Call for Papers | Think ‘Small’: Artistic Miniaturization

Posted in Calls for Papers by Editor on October 24, 2014

From the Call for Papers (avec l’Appel à communication en français). . .

Think ‘Small’: Textual Approaches and Practices
of Artistic Miniaturization from Antiquity to the Nineteenth Century
Université de Toulouse – Jean Jaurès, Maison de la recherche, 1–2 October 2015

Proposals due by 15 January 2015


D’après Jean-Baptiste Greuze, Fillette au capucin
(Montauban: Musée Ingres). Commentaire de Diderot sur le tableau original de Greuze, Salon de 1765: “Approchez, voyez-vous cette enfant ? C’est de la chair ; ce capucin, c’est du plâtre. Pour la vérité et la vigueur de coloris, petit Rubens.”

From the Tanagra statuettes to the scientific automata of the industrial age, there are many material manifestations of the ancient fascination with shapes, images, and tiny objects. The examples abound: carved micro-architectures of Gothic buildings, small engravings by Stefano della Bella or Sébastien Leclerc, the objects of vertu of the eighteenth-century upper classes, and the Lilliputian creatures of children’s literature.

Rare, however, are the historical sources that allow us to understand their cultural foundations. While the written sources usually consider the ‘small’ only in its hierarchical relationship to the ‘big’, the analysis of the consumption of these objects reveals a set of practical, symbolic, and artistic skills such as manoeuvrability, mobility, economy, poverty, preciousness, thoroughness, prettiness, and strangeness. Too often, the dominant sources focus on the size of the objects, which diminishes the presence of other considerations. At times miniaturization reduces the scale of a given object, while at other times it may be an independent creation governed by specific criteria. Whatever the case, miniaturization is based on a set of justifications, usages, and judgments that this conference aims to clarify.

This area of research is nourished by recent scientific trends and interest which have benefited the European production of miniatures, notably through the recent conferences: The Gods of Small Things (Reading, 21–22 September 2009); La miniature en Europe, XVIIe–XIXe siècles (Paris, 11–12 October 2012); L’automate: Enjeux historiques, techniques et culturels (Neuchâtel, 6–7 September 2012); and Micro-architecture et figures du bâti: l’échelle à l’épreuve de la matière (Paris, 8–10 December 2014). Our conference will consider the multiple reasons that explain the taste and interest in miniaturization over time, without favouring any particular medium. We will therefore discuss architecture, painting, sculpture, decorative arts, folk art, as well as poems and epigrams. Crossing disciplinary approaches (art history, history, anthropology, philosophy, literature, philology), this conference will focus in the first place on the theoretical reflections underlying the examination of a body of works. Secondly, we will examine those texts that, even if they comment on the ‘small’ in marginal and critical terms, are nonetheless important in the context of an anthology project in which the presenters will participate.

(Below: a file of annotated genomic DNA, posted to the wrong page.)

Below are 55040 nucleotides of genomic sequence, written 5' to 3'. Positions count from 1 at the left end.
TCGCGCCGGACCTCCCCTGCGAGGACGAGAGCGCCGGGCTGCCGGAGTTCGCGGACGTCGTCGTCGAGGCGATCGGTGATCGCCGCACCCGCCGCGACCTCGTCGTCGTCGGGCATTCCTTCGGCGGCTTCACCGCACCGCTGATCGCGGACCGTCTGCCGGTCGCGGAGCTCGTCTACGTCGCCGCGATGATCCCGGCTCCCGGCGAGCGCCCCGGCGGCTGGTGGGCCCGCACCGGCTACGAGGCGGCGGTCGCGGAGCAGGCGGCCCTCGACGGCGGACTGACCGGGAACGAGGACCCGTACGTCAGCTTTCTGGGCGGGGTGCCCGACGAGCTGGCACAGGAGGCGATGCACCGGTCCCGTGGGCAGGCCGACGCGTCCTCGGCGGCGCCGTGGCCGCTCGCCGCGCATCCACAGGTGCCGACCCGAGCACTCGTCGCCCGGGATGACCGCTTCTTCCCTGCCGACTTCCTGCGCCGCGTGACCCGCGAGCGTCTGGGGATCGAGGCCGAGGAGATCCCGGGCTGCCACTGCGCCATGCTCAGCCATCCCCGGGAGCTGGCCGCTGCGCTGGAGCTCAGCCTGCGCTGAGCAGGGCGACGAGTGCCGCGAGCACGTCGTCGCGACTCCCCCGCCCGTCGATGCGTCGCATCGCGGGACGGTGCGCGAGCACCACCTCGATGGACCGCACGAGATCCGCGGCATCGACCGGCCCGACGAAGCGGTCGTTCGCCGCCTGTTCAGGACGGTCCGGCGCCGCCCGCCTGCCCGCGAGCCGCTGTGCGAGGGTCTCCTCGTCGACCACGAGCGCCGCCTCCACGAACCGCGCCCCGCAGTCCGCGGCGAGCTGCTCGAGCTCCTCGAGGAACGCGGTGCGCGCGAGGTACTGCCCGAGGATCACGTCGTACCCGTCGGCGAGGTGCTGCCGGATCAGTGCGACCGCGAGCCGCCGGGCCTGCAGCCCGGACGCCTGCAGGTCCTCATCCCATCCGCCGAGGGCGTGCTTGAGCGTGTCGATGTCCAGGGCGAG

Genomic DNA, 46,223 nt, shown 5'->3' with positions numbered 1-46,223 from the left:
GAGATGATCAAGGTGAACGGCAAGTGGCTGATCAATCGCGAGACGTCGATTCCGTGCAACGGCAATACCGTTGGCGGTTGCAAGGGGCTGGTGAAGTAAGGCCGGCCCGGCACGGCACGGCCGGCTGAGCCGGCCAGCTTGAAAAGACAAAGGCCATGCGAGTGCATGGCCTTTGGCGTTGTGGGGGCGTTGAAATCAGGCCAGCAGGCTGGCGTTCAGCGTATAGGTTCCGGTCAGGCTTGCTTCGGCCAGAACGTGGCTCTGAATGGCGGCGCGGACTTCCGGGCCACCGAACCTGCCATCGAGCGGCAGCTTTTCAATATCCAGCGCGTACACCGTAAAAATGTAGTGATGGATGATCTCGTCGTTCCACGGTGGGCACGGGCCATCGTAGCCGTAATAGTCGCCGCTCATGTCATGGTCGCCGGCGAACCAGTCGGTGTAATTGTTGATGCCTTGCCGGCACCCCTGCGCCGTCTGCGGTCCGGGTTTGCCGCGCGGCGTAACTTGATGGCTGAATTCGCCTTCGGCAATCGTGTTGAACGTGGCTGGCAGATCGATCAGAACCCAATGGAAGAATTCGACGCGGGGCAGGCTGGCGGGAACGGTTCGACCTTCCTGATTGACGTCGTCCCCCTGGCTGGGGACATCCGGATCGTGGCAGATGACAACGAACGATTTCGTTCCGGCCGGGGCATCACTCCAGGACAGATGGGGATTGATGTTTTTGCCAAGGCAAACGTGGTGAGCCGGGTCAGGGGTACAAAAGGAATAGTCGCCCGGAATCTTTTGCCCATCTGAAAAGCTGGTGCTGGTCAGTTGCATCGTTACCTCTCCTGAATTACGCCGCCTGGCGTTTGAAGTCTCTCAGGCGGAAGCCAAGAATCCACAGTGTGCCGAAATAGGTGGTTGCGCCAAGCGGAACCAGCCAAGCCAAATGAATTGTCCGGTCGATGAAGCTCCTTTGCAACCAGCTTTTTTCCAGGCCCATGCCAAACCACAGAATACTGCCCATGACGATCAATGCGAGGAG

In order to define the ‘small’ in art and question its varied reception through the ages, each presentation, lasting 20 minutes, will explore three registers of perception, by no means reductive:

Consumption and contexts of use
Economic, marketing and circulation (reproducible series or unique work, mobility, swarming); conservation and presentation (curio cabinets, boxes, editing); functionality, usability, destinations and meanings (private / public; domestic / fun / political; secular / sacred / memorial).

Artistic and aesthetic aspects
Ideological tensions between ‘small’ and ‘high’ art; the issue of miniature reproduction of the human figure (dwarf, pygmy, monsters); characters of courtesy, refinement, oddity, impoverishment, etc., specific to the ‘small’; intercultural relations (exchanges and influences between East, the Americas and the West, exotic).

Human and emotional dimensions
Individuals, human categories and social structures involved in the ‘small’ (women, children, ‘ignorant’, princes, peasants, etc.); an attempt at classification; challenges of physical manipulation and microscopic observation; moral criticism (worship and fetishism); imaginary fables and tales and history of mentalities.

Proposals for papers up to one page and a brief bio-bibliographical record in English or French should be sent to Colloque.Petit.Toulouse.2015@gmail.com before January 15, 2015. The proceedings of the symposium will be published along with an anthology of textual sources dealing with the ‘small’; the papers and the list of references and possible sources for the anthology should be sent by December 15, 2015. Languages used in the symposium: French and English.

Sophie Duhem (université Toulouse – Jean Jaurès, FRAMESPA UMR 5136); Estelle Galbois (université Toulouse – Jean Jaurès, PLH-CRATA); Anne Perrin Khelissa (université Toulouse – Jean Jaurès, FRAMESPA UMR 5136)

Scientific Committee
Jean-Pierre Albert (EHESS, LISST, Toulouse); Lorine Bost (Centre de recherches en Littérature et Poétique comparées, EA 3931); Quitterie Cazes (université Toulouse – Jean Jaurès, FRAMESPA); Pierre-Olivier Dittmar (EHESS, GAHOM); Jean-Marie Guillouët (université de Nantes); Pascal Julien (université Toulouse – Jean Jaurès, FRAMESPA); Jean-Marc Luce (université Toulouse – Jean Jaurès, PLH-CRATA); Christian Michel (université de Lausanne); Jean Nayrolles (université Toulouse – Jean Jaurès, FRAMESPA); Odile Nouvel (Les Arts décoratifs, Paris); Nathalie Rizzoni (CELLF 17e-18e UMR 8599 CNRS et université Paris – Sorbonne)

Penser le « petit » de l’Antiquité au XIXe siècle.
Approches textuelles et pratiques de la miniaturisation artistique

The Call for Papers in French is available here»


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